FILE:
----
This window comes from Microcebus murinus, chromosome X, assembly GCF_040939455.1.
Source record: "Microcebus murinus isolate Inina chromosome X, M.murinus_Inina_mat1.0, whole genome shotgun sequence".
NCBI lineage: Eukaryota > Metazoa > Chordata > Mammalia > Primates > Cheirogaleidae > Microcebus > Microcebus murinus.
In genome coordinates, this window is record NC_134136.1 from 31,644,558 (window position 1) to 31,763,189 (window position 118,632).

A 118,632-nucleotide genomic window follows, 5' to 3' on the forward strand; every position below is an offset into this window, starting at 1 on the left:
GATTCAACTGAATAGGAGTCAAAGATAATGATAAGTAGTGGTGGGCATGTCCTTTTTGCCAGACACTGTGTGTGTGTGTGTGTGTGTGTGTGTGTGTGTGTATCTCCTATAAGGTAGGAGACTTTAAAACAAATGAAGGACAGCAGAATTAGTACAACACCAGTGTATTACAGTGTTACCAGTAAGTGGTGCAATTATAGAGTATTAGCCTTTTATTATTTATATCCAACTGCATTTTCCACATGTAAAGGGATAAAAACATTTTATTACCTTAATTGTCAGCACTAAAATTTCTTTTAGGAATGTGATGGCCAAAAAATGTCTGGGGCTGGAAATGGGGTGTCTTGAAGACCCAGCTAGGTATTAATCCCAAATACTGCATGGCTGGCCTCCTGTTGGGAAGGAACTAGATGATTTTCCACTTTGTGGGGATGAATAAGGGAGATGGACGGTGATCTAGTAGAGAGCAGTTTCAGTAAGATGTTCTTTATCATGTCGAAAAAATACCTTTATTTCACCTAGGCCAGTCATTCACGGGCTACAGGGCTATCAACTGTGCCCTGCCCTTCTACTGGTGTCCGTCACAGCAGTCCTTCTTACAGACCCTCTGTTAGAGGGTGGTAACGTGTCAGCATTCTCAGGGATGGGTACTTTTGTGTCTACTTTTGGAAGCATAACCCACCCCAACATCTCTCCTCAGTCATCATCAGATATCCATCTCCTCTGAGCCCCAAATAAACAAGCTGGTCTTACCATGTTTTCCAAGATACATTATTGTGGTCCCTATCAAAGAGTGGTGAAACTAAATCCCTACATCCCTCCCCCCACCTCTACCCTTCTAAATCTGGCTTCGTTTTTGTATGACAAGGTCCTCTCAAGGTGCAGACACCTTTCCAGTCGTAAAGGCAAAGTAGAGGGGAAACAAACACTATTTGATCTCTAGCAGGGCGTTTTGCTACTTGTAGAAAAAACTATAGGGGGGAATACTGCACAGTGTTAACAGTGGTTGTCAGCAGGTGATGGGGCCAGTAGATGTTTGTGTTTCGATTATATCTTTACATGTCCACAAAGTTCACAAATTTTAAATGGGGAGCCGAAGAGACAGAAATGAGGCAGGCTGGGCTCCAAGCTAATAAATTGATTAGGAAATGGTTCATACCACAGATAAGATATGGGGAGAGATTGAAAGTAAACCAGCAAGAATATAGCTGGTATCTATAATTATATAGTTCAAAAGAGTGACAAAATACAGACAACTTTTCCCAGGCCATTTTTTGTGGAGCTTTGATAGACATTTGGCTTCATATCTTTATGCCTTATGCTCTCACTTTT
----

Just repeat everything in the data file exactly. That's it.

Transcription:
This window comes from Microcebus murinus, chromosome X, assembly GCF_040939455.1.
Source record: "Microcebus murinus isolate Inina chromosome X, M.murinus_Inina_mat1.0, whole genome shotgun sequence".
NCBI lineage: Eukaryota > Metazoa > Chordata > Mammalia > Primates > Cheirogaleidae > Microcebus > Microcebus murinus.
In genome coordinates, this window is record NC_134136.1 from 31,644,558 (window position 1) to 31,763,189 (window position 118,632).

A 118,632-nucleotide genomic window follows, 5' to 3' on the forward strand; every position below is an offset into this window, starting at 1 on the left:
GATTCAACTGAATAGGAGTCAAAGATAATGATAAGTAGTGGTGGGCATGTCCTTTTTGCCAGACACTGTGTGTGTGTGTGTGTGTGTGTGTGTGTGTGTGTATCTCCTATAAGGTAGGAGACTTTAAAACAAATGAAGGACAGCAGAATTAGTACAACACCAGTGTATTACAGTGTTACCAGTAAGTGGTGCAATTATAGAGTATTAGCCTTTTATTATTTATATCCAACTGCATTTTCCACATGTAAAGGGATAAAAACATTTTATTACCTTAATTGTCAGCACTAAAATTTCTTTTAGGAATGTGATGGCCAAAAAATGTCTGGGGCTGGAAATGGGGTGTCTTGAAGACCCAGCTAGGTATTAATCCCAAATACTGCATGGCTGGCCTCCTGTTGGGAAGGAACTAGATGATTTTCCACTTTGTGGGGATGAATAAGGGAGATGGACGGTGATCTAGTAGAGAGCAGTTTCAGTAAGATGTTCTTTATCATGTCGAAAAAATACCTTTATTTCACCTAGGCCAGTCATTCACGGGCTACAGGGCTATCAACTGTGCCCTGCCCTTCTACTGGTGTCCGTCACAGCAGTCCTTCTTACAGACCCTCTGTTAGAGGGTGGTAACGTGTCAGCATTCTCAGGGATGGGTACTTTTGTGTCTACTTTTGGAAGCATAACCCACCCCAACATCTCTCCTCAGTCATCATCAGATATCCATCTCCTCTGAGCCCCAAATAAACAAGCTGGTCTTACCATGTTTTCCAAGATACATTATTGTGGTCCCTATCAAAGAGTGGTGAAACTAAATCCCTACATCCCTCCCCCCACCTCTACCCTTCTAAATCTGGCTTCGTTTTTGTATGACAAGGTCCTCTCAAGGTGCAGACACCTTTCCAGTCGTAAAGGCAAAGTAGAGGGGAAACAAACACTATTTGATCTCTAGCAGGGCGTTTTGCTACTTGTAGAAAAAACTATAGGGGGGAATACTGCACAGTGTTAACAGTGGTTGTCAGCAGGTGATGGGGCCAGTAGATGTTTGTGTTTCGATTATATCTTTACATGTCCACAAAGTTCACAAATTTTAAATGGGGAGCCGAAGAGACAGAAATGAGGCAGGCTGGGCTCCAAGCTAATAAATTGATTAGGAAATGGTTCATACCACAGATAAGATATGGGGAGAGATTGAAAGTAAACCAGCAAGAATATAGCTGGTATCTATAATTATATAGTTCAAAAGAGTGACAAAATACAGACAACTTTTCCCAGGCCATTTTTTGTGGAGCTTTGATAGACATTTGGCTTCATATCTTTATGCCTTATGCTCTCACTTTT